PEOPLE with disabilities should have more wheelchair paths to peaks in the Lake District, a meeting has heard.

Cllr Hugo Graham used a speech to Cumbria County Council to point out a lack of access in the national park which is home to more than 214 peaks and all of England’s highest mountains.

He called on the national park authority to develop more paths so disabled people can enjoy the UNESCO World Heritage Site.

The Conservative councillor for Dearham and Broughton said: “I’ve said it before, the beauty of the Lakes is that it’s not only for the super-rich, or the super fit, everyone in the world has the right and should have the ability to see what we have to offer.

“The disabled have access to the Lake District’s Miles without Stiles, but the highest point they can get to is just over 300m.

“I believe in this great natural wonder, that there is at least one summit or peak, that would lend itself to a wheelchair friendly path.

“Imagine if we as a national park where to have the highest point in England if not the UK for accessibility?”

He called on the council to work with district authorities, the national park, sports bodies and third sector organisations.

“Cumbria is a land of opportunity, but to reach peak opportunity, and peak prosperity, we need peak accessibility,” said Cllr Graham.

In response, the Lake District National Park Authority said it remains willing to look at better access to the fells.

In a statement, Steve Gaskell, park management team leader, said 48 miles without stiles routes in the park had been “varied” to ensure more people could enjoy the scenery.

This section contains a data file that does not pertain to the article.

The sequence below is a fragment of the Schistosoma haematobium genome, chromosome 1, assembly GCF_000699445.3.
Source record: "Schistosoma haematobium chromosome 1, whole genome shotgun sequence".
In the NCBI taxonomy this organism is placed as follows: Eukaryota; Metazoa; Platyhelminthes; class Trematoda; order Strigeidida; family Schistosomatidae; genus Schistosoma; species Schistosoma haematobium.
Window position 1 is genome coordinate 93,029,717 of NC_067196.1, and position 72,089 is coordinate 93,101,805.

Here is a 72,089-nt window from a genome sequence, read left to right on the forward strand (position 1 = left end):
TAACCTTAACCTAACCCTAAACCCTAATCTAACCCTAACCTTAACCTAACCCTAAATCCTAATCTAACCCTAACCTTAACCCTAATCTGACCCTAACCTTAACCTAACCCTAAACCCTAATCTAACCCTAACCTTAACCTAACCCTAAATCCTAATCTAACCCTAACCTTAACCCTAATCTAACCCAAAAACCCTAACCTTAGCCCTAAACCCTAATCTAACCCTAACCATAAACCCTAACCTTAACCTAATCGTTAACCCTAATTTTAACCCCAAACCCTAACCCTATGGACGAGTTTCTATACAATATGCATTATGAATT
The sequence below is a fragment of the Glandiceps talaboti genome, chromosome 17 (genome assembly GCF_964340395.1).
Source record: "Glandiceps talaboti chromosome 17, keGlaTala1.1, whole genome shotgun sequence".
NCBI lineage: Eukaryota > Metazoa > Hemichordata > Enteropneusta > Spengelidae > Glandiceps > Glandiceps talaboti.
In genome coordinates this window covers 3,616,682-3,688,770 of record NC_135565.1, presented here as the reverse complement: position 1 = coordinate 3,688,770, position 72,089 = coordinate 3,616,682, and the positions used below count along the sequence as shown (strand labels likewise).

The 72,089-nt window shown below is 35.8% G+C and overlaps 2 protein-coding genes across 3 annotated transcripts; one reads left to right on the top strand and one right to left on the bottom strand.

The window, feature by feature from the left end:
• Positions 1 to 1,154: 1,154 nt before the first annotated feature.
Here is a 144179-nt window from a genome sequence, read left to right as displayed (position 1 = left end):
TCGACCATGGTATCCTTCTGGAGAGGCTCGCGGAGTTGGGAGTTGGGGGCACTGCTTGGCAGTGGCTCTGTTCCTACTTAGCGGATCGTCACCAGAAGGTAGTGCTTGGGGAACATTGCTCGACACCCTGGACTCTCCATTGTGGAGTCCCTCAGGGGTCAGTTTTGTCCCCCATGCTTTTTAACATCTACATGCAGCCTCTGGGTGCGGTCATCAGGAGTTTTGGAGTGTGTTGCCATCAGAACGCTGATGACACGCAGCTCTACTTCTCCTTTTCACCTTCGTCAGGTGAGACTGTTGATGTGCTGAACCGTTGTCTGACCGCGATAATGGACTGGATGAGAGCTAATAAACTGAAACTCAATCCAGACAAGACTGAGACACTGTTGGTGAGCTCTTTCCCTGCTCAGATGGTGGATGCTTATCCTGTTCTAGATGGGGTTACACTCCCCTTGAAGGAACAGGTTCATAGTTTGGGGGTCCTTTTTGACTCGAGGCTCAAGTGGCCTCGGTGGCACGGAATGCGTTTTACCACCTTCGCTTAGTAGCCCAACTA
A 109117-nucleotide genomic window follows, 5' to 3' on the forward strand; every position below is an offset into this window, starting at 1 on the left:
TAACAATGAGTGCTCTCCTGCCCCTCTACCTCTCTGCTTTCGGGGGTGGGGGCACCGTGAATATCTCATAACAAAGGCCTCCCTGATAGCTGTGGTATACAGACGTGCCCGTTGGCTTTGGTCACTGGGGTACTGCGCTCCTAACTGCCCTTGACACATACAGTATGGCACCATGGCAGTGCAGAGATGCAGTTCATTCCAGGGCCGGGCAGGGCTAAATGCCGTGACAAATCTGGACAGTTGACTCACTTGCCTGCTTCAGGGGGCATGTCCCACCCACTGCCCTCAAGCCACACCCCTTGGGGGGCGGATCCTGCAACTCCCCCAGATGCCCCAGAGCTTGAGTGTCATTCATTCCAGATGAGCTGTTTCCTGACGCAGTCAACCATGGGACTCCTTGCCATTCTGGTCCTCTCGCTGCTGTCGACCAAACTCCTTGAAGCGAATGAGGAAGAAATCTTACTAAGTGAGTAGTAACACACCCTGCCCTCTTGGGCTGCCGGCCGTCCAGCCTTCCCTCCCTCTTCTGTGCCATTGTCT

“These routes total a distance of over 125kms and are suitable for people with limited mobility, including wheelchair users, families with pushchairs, and the visually impaired,” said Mr Gaskell.

“Currently the highest miles without stiles route is a 2km ascent to near the summit of Latrigg which provides fantastic views over Keswick and Borrowdale.”

“When we can, we take the opportunity to replace stiles with gates, improve path surfaces and widen boardwalks and bridges.”

One of the national park’s current project is at Orrest Head, Windermere.

It plans to resurface the existing paths and remove other barriers over the next few years.

“In the 1930s it was the place where author Alfred Wainwright first fell in love with the Lake District,” added Mr Gaskell. “It set him on the journey to writing his much loved Pictorial Guides to the Lakeland Fells. We want the views from Orrest Head summit to inspire many more visitors of varying abilities much like it with Wainwright.”